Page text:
The slide above shows the changes in bold text. SandForce informed us
that the SF-2000 series of controllers will enter mass production
between Q1 and Q2 2011 and that pricing will be in-line with the
existing SF-1000 product line for the most part. SandForce will be
launching new sku’s that they haven’t had before, so there will be some
difference in the controller pricing. The company says they expect the
SF-1500 will continue on in the Enterprise market, but expects the
SF-1200 controllers to slow down as the market will move to the SF-2500
controller. They also mentioned that consumer drivers based on the
SF-2000 controller will come to market slightly ahead of the enterprise
drives since the require less testing and certifications. This means
that we could be seeing some fast new SandForce SF-2500 controllers used
on consumer SSDs as early as Q1 2011! Just how fast?
SandForce showed us this slide that compares performance of a pair of
200GB drives running different controllers and they were showing nearly
twice the performance across the board. Notice the SF-2000 series
numbers are just estimates and not real test results. We can only hope
that SandForce can hit these numbers in the real world.
Most know that data is encrypted before it goes to the MLC NAND
Flash, but here is a closer look at how the new SF-2000 series
controller goes about it. A new AES-256 engine has been added in front
of the old AES-128 engine to encrypt data, so the data is now double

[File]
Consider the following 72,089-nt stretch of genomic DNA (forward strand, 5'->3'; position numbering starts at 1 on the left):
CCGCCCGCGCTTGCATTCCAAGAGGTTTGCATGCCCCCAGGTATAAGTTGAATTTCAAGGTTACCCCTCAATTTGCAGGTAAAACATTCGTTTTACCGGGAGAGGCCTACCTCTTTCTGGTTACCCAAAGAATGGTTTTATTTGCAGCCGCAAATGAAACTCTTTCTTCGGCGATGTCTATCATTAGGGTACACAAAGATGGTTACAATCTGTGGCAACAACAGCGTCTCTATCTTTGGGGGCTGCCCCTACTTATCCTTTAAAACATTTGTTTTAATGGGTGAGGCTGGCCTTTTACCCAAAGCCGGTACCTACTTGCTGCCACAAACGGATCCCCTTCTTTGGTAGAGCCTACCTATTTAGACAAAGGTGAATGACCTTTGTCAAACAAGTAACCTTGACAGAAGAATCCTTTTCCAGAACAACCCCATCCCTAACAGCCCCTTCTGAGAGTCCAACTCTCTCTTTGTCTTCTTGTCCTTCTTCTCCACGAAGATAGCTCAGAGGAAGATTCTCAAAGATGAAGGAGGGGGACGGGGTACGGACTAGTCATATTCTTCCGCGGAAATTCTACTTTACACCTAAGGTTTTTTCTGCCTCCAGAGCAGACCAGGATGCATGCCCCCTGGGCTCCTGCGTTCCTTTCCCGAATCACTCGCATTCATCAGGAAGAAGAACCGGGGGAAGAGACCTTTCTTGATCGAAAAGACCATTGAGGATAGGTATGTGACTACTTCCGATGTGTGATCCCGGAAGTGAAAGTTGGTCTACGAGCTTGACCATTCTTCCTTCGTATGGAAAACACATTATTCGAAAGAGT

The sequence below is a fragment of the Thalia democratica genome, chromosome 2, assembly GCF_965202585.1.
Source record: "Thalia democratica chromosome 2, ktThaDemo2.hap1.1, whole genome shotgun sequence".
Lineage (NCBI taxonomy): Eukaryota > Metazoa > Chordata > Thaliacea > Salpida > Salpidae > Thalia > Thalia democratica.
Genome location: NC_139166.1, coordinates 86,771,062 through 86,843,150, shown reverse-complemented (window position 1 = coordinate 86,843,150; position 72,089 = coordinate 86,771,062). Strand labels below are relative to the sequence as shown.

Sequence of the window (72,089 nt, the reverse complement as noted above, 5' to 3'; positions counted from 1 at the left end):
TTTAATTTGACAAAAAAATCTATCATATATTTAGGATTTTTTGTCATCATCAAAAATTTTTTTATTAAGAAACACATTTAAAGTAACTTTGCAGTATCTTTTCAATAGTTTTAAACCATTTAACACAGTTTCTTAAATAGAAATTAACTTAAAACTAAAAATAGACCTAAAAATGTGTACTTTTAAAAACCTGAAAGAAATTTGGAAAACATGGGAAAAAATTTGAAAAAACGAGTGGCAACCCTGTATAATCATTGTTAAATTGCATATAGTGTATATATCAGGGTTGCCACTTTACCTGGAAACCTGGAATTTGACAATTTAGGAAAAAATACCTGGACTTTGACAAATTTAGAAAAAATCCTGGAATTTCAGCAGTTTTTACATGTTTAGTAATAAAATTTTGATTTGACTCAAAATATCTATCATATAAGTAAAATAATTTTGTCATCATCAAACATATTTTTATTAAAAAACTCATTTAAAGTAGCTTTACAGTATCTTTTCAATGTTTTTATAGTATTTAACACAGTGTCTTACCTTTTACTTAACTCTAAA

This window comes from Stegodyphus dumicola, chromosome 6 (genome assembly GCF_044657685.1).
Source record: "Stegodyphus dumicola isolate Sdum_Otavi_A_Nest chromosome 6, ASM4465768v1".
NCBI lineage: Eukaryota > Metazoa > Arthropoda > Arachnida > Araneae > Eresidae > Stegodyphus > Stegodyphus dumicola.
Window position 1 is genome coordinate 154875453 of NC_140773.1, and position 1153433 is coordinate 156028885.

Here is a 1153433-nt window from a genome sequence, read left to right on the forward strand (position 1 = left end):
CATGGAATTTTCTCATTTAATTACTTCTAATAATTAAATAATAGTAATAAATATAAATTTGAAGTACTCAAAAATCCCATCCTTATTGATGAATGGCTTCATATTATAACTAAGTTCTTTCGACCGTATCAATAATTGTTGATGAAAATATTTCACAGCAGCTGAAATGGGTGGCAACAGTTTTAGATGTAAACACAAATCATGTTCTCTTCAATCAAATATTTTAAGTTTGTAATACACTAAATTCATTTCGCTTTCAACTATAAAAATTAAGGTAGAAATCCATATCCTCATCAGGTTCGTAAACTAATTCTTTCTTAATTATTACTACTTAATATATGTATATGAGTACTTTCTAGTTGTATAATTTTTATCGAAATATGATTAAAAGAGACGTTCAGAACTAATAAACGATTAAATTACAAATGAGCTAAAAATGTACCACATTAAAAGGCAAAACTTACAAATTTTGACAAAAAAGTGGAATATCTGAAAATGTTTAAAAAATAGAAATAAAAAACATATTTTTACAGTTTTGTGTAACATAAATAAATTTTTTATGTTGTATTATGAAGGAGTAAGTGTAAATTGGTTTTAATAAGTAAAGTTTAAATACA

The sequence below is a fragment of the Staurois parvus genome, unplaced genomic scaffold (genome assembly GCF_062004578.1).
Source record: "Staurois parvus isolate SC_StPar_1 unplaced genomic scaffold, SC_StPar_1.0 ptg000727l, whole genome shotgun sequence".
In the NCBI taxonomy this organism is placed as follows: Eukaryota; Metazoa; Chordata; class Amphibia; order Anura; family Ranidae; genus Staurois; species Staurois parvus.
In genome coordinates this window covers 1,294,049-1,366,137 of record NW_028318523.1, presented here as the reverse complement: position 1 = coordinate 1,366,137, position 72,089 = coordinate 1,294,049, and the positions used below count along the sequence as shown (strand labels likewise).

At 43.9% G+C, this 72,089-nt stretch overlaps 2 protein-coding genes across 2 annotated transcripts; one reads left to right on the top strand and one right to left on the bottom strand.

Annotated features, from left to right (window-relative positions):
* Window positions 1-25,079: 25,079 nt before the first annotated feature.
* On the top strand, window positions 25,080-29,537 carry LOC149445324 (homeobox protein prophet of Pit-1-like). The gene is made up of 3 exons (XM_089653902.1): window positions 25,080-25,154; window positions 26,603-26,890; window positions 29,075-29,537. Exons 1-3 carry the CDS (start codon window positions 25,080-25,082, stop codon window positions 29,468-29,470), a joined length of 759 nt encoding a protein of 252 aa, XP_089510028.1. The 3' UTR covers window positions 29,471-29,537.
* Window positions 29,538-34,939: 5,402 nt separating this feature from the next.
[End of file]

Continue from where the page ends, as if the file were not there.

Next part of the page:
encrypted. The SF-2000 controller does have FIPS-197 certification of
the AES engines.
SandForce just recently signed deals with LSI and Seagate as OEMs
& Manufacturers that use their controllers, which is a pretty
significant design win for the company. SandForce expects companies like
Corsair, OCZ, Mushkin, Patriot, G.Skill, ADATA and Super Talent to
bring SF-2000 series drives to market once they ramp up production and
get the firmware finalized this spring.
SandForce also made mention that they are still the only controller
company with a write amplification of less than one. They say it took
three years of dedication to solve the write amplification equation and
are shocked that the other companies haven’t figured it out yet. They
say that features like this is what make their drives perform better
than the rest.
As you can see SandForce has some pretty big plans with the SF-2000
series controller and we can’t wait to see them in some SSDs first hand!